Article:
Tucked away in a back alley in central Tokyo, Sonoji is a small but fabulous find that brings together two of the most classical Japanese cuisines - tempura and soba. Proud to showcase his home prefecture, Chef Toshiyuki Suzuki presents the best of Shizuoka’s seasonal treasures with a few twists.
Foodies from all over the country have visited Sonoji to get a taste of Shizuoka, a region often referred to as Japan's riviera for its picturesque scenery of tea plantations and Mount Fuji. Many may have already visited the original restaurant in Shimada in Shizuoka, and have been eager to repeat their experience again. This time, in the heart of Tokyo. The restaurant has a gracious look with a soft-lit lantern at the foot of its entrance. The calligraphy on the doorway curtain reminds every guest of the simple philosophy they are about to enjoy, “First tempura and finish with soba.”
The beautiful wooden counter, which fits just 8 seats, hugs around the open kitchen where Suzuki performs his mastery. Across the counter hangs a woodblock print of majestic Mount Fuji - a picture of home. Every item on the menu, mostly quality produce from Shizuoka, is written on wooden placards and hung across one of the walls. Just seeing the sheer variety increases your curiosity and appetite for the dishes to come. “We are a soba restaurant that became a tempura restaurant,” Suzuki explains the restaurant’s history. At Sonoji, the final dish of the course is fresh soba, a distinct difference to the typical tendon (tempura on rice) or tenchazuke (tempura on rice in hot tea) at most tempura places. And compared to its peers, Sonoji’s menu is set at such a reasonable price. At Sonoji, it’s quality for everyone.
First tempura and finish with Soba
In Suzuki’s open kitchen sits two big pots of oil. One is filled with pure corn oil while the other is a blend of corn and sesame oil. The former is used for foods like root vegetables and potatoes that need slow frying, while the latter is used for fish that need less time. Sonoji’s batter is thin, creating that perfect light crispness.
Start your meal with some of the classic tempura dishes like the shrimp. Sourced from local Shizuoka seas, the entire shrimp is fried and served from head to tail. Every bite bursts with sweetness and umami. Also try the kakiage fritter, made of a generous scoop of sakura ebi, tiny pink shrimp, also sourced from Shizuoka. One of the unique signature dishes is the tempura of Maisaka seaweed. The thin black layers are rolled up into a ball and fried in hot oil. The combination of crisp and flakey outside and the rare and soft inside is a wonderful and tasty surprise.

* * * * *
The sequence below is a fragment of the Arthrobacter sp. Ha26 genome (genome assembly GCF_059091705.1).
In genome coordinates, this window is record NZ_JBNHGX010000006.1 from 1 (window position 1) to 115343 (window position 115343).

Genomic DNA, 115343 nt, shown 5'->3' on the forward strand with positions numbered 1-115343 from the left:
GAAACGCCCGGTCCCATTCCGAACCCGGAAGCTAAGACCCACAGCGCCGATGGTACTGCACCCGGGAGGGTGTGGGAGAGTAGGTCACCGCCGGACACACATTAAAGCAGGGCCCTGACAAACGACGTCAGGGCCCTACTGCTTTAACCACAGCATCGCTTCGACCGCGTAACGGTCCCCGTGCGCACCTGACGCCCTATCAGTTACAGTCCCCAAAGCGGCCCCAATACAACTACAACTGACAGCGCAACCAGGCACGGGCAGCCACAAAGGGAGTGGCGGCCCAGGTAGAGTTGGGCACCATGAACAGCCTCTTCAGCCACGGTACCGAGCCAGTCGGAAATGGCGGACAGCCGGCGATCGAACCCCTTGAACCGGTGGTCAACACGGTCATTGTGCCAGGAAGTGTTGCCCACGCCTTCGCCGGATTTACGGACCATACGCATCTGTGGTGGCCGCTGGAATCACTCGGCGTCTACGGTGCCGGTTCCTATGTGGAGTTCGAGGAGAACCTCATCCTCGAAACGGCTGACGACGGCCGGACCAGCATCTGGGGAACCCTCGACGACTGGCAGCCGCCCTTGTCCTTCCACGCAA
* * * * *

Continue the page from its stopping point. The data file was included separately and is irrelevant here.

Among the seasonal vegetables that are hard to come by in Tokyo include Tamatori mushrooms and Shimada carrots. The carrots are fried delicately for over 20 minutes to bring out the most of its sweetness. A twist to the traditional tempura menu is game meat, and a favorite among Sonoji fans is the round of venison. The meat is first smoked and then fried with light layer of batter. The timing has to be just right to get that perfect tenderness and beautiful pink inside.
Despite years of traditional training, Suzuki takes a playful approach in creating an unforgettable experience for his guests. He often adds a number of tasting plate, such as a dish of three Shizuoka carrots that come from different producers. On another day, he serves two pieces of fried flounder, where you get to enjoy one piece with darker soy sauce and another with yuzu lime zest and salt.
“It’s the comparing and contrast that brings out the most of each flavor,’ Suzuki says. Tempura, like most hot dishes, tastes the best right after it comes out of the pot. Sometimes, Suzuki doesn’t want to waste any seconds so he quickly wraps pieces of tempura in paper and hands them right over to the guest. To make their entire meal offering even more special, he prepares a soba sauce base that have matured in the same pot for over 30 years, instead of using the typical tentsuyu as dipping sauce, The sauce is distilled from four different kinds of bonito fish flakes, giving it a rich and smooth flavor.
To conclude the exciting course, he makes a fresh batch of soba every afternoon. For the best nodogoshi - the sensation of how the noodles feel against the throat - he uses a blend of course buckwheat from Kawane in Shizuoka and Mashiko in Tochigi. Along with the thinly cut noodles, he adds a small plate of sobagaki, or soba dumplings, which literally means stirred soba flour. Enjoy the texture while it’s fresh.
Made-in-Shizuoka is at the heart of Sonoji’s cuisine. From fresh local catches like sakura shrimp and hairtail, and rare varieties of root vegetables, Suzuki finds joy in bringing these produce to Tokyo foodies to taste and appreciate.
Now based in Tokyo, he continuously visits local producers in Shizuoka to keep a close relationship. For Suzuki, this is one of the most important part of running his restaurant as it determines the quality and cost of his ingredients. These relationships are his lifeline.
Just like the food, Sonoji offers the best of Made-in-Shizuoka sakes. The collection offers only the labels made by Oomuraya Brewery in Shimada. In addition to seasonal selections, they offer classics like Wakatake and Oomuraya Jubee. If you’re lucky, you may be able to get a taste of some rare finds like Wakatakeya Premium Junmai Daiginjo. Its pure tone that comes from premium quality rice matches perfectly with the strong flavors of the tempura. “Naturally, the vegetables and sake that come from the same soil are a great match,” Suzuki says.
- The price includes our booking fee of ￥5,000
- The price includes our booking fee of ￥5,000